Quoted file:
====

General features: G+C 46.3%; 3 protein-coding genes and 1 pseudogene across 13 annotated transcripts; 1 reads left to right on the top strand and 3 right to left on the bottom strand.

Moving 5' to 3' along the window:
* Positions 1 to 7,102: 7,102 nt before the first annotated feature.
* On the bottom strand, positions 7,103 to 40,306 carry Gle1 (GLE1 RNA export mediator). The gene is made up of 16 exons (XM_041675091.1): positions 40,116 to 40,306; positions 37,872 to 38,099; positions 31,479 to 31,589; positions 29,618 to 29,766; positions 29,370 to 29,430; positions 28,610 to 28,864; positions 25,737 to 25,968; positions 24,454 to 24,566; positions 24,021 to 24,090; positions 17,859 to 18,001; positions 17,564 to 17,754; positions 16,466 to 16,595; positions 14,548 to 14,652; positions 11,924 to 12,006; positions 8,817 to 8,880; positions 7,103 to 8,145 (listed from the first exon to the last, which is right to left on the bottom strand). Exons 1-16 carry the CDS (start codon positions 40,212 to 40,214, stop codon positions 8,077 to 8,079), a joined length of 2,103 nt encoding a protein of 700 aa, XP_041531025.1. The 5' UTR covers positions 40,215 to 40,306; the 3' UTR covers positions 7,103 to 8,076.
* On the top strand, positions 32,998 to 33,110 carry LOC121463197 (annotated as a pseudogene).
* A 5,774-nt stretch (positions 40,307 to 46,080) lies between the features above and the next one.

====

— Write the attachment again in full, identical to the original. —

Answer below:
General features: G+C 46.3%; 3 protein-coding genes and 1 pseudogene across 13 annotated transcripts; 1 reads left to right on the top strand and 3 right to left on the bottom strand.

Moving 5' to 3' along the window:
* Positions 1 to 7,102: 7,102 nt before the first annotated feature.
* On the bottom strand, positions 7,103 to 40,306 carry Gle1 (GLE1 RNA export mediator). The gene is made up of 16 exons (XM_041675091.1): positions 40,116 to 40,306; positions 37,872 to 38,099; positions 31,479 to 31,589; positions 29,618 to 29,766; positions 29,370 to 29,430; positions 28,610 to 28,864; positions 25,737 to 25,968; positions 24,454 to 24,566; positions 24,021 to 24,090; positions 17,859 to 18,001; positions 17,564 to 17,754; positions 16,466 to 16,595; positions 14,548 to 14,652; positions 11,924 to 12,006; positions 8,817 to 8,880; positions 7,103 to 8,145 (listed from the first exon to the last, which is right to left on the bottom strand). Exons 1-16 carry the CDS (start codon positions 40,212 to 40,214, stop codon positions 8,077 to 8,079), a joined length of 2,103 nt encoding a protein of 700 aa, XP_041531025.1. The 5' UTR covers positions 40,215 to 40,306; the 3' UTR covers positions 7,103 to 8,076.
* On the top strand, positions 32,998 to 33,110 carry LOC121463197 (annotated as a pseudogene).
* A 5,774-nt stretch (positions 40,307 to 46,080) lies between the features above and the next one.